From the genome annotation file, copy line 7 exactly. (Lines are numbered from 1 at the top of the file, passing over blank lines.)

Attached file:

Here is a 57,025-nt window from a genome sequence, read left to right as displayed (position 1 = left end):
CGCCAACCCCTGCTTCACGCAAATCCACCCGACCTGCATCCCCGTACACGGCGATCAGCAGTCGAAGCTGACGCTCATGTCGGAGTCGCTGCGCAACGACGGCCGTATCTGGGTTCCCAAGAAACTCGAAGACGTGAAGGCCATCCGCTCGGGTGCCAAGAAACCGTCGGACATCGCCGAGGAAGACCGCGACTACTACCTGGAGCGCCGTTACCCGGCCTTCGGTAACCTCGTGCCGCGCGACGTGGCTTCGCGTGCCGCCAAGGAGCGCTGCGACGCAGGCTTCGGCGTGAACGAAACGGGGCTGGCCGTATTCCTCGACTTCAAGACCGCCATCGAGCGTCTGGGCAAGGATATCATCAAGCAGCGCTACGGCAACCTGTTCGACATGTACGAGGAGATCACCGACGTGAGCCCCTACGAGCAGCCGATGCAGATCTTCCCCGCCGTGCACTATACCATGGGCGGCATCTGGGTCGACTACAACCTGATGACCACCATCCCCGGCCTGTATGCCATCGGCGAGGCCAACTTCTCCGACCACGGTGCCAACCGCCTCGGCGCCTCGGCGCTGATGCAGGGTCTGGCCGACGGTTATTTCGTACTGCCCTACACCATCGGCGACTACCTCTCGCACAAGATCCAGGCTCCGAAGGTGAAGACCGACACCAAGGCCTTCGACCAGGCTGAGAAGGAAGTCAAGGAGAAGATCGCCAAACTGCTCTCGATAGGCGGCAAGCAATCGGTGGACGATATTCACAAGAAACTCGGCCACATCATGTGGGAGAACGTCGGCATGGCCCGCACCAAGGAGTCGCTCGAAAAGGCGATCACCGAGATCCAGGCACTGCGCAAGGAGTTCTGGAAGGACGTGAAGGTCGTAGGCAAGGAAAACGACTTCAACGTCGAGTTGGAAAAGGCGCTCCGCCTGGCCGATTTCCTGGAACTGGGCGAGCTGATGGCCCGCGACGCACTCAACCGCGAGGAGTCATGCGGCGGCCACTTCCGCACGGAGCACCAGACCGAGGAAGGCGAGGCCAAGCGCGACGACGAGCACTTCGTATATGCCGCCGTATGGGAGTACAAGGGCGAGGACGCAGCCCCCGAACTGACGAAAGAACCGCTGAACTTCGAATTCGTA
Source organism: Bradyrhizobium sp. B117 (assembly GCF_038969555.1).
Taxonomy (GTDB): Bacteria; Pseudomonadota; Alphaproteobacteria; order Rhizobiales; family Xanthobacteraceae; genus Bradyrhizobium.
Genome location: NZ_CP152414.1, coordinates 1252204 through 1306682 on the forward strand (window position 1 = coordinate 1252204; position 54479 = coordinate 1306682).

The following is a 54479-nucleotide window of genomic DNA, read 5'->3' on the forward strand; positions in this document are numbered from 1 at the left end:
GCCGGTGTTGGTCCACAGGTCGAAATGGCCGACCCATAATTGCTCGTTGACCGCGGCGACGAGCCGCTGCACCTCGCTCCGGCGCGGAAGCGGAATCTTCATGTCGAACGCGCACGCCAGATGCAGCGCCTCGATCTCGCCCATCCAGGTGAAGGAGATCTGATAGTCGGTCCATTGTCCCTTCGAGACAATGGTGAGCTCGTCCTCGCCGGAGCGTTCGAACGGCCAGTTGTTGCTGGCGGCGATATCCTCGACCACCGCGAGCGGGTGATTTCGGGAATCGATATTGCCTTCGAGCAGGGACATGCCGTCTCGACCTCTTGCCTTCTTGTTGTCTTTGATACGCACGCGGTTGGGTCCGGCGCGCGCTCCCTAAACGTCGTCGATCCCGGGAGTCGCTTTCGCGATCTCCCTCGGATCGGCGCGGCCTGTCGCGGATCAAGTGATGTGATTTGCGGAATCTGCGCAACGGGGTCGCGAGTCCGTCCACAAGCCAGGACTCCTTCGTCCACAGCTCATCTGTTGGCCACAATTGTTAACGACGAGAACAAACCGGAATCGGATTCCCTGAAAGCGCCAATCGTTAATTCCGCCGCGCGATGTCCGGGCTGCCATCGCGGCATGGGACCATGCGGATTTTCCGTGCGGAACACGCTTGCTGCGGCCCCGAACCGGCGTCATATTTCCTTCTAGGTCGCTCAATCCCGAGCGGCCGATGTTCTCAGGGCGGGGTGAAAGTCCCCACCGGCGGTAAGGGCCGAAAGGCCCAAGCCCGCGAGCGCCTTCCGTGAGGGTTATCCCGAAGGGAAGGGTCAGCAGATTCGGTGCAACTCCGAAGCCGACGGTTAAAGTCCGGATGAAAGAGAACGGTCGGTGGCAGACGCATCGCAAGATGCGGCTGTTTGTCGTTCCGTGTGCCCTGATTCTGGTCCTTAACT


GCCGGTGTTGGTCCACAGGTCGAAATGGCCGACCCATAATTGCTCGTTGACCGCGGCGACGAGCCGCTGCACCTCGCTCCGGCGCGGAAGCGGAATCTTCATGTCGAACGCGCACGCCAGATGCAGCGCCTCGATCTCGCCCATCCAGGTGAAGGAGATCTGATAGTCGGTCCATTGTCCCTTCGAGACAATGGTGAGCTCGTCCTCGCCGGAGCGTTCGAACGGCCAGTTGTTGCTGGCGGCGATATCCTCGACCACCGCGAGCGGGTGATTTCGGGAATCGATATTGCCTTCGAGCAGGGACATGCCGTCTCGACCTCTTGCCTTCTTGTTGTCTTTGATACGCACGCGGTTGGGTCCGGCGCGCGCTCCCTAAACGTCGTCGATCCCGGGAGTCGCTTTCGCGATCTCCCTCGGATCGGCGCGGCCTGTCGCGGATCAAGTGATGTGATTTGCGGAATCTGCGCAACGGGGTCGCGAGTCCGTCCACAAGCCAGGACTCCTTCGTCCACAGCTCATCTGTTGGCCACAATTGTTAACGACGAGAACAAACCGGAATCGGATTCCCTGAAAGCGCCAATCGTTAATTCCGCCGCGCGATGTCCGGGCTGCCATCGCGGCATGGGACCATGCGGATTTTCCGTGCGGAACACGCTTGCTGCGGCCCCGAACCGGCGTCATATTTCCTTCTAGGTCGCTCAATCCCGAGCGGCCGATGTTCTCAGGGCGGGGTGAAAGTCCCCACCGGCGGTAAGGGCCGAAAGGCCCAAGCCCGCGAGCGCCTTCCGTGAGGGTTATCCCGAAGGGAAGGGTCAGCAGATTCGGTGCAACTCCGAAGCCGACGGTTAAAGTCCGGATGAAAGAGAACGGTCGGTGGCAGACGCATCGCAAGATGCGGCTGTTTGTCGTTCCGTGTGCCCTGATTCTGGTCCTTAACT